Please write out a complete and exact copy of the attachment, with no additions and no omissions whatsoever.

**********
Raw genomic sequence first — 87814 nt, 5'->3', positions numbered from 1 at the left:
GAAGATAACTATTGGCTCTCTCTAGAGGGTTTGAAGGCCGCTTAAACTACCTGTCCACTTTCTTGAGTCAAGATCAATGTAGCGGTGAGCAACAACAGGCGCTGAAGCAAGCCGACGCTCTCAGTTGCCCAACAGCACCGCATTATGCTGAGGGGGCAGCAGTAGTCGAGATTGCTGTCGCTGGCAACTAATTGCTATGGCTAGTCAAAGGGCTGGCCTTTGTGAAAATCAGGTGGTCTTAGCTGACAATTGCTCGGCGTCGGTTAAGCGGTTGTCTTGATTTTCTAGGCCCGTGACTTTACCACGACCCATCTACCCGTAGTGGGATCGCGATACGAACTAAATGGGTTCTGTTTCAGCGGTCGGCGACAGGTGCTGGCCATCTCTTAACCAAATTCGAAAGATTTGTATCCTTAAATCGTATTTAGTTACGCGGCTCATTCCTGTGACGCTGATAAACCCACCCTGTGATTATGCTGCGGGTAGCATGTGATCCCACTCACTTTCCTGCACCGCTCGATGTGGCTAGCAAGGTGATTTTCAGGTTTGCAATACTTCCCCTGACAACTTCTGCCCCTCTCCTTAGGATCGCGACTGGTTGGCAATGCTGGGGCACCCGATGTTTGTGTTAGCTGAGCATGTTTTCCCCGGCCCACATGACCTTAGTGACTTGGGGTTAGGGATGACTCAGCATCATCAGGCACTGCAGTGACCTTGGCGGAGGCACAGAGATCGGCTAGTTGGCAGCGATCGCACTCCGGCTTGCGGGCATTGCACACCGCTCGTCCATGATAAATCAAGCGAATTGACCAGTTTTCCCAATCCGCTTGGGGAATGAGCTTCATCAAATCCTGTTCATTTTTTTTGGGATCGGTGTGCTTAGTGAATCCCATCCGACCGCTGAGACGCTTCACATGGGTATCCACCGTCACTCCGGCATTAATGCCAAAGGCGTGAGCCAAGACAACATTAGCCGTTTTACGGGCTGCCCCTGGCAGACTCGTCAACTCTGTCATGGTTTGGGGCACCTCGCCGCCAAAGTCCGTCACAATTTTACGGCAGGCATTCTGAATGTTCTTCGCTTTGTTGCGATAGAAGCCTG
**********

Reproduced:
Raw genomic sequence first — 87814 nt, 5'->3', positions numbered from 1 at the left:
GAAGATAACTATTGGCTCTCTCTAGAGGGTTTGAAGGCCGCTTAAACTACCTGTCCACTTTCTTGAGTCAAGATCAATGTAGCGGTGAGCAACAACAGGCGCTGAAGCAAGCCGACGCTCTCAGTTGCCCAACAGCACCGCATTATGCTGAGGGGGCAGCAGTAGTCGAGATTGCTGTCGCTGGCAACTAATTGCTATGGCTAGTCAAAGGGCTGGCCTTTGTGAAAATCAGGTGGTCTTAGCTGACAATTGCTCGGCGTCGGTTAAGCGGTTGTCTTGATTTTCTAGGCCCGTGACTTTACCACGACCCATCTACCCGTAGTGGGATCGCGATACGAACTAAATGGGTTCTGTTTCAGCGGTCGGCGACAGGTGCTGGCCATCTCTTAACCAAATTCGAAAGATTTGTATCCTTAAATCGTATTTAGTTACGCGGCTCATTCCTGTGACGCTGATAAACCCACCCTGTGATTATGCTGCGGGTAGCATGTGATCCCACTCACTTTCCTGCACCGCTCGATGTGGCTAGCAAGGTGATTTTCAGGTTTGCAATACTTCCCCTGACAACTTCTGCCCCTCTCCTTAGGATCGCGACTGGTTGGCAATGCTGGGGCACCCGATGTTTGTGTTAGCTGAGCATGTTTTCCCCGGCCCACATGACCTTAGTGACTTGGGGTTAGGGATGACTCAGCATCATCAGGCACTGCAGTGACCTTGGCGGAGGCACAGAGATCGGCTAGTTGGCAGCGATCGCACTCCGGCTTGCGGGCATTGCACACCGCTCGTCCATGATAAATCAAGCGAATTGACCAGTTTTCCCAATCCGCTTGGGGAATGAGCTTCATCAAATCCTGTTCATTTTTTTTGGGATCGGTGTGCTTAGTGAATCCCATCCGACCGCTGAGACGCTTCACATGGGTATCCACCGTCACTCCGGCATTAATGCCAAAGGCGTGAGCCAAGACAACATTAGCCGTTTTACGGGCTGCCCCTGGCAGACTCGTCAACTCTGTCATGGTTTGGGGCACCTCGCCGCCAAAGTCCGTCACAATTTTACGGCAGGCATTCTGAATGTTCTTCGCTTTGTTGCGATAGAAGCCTG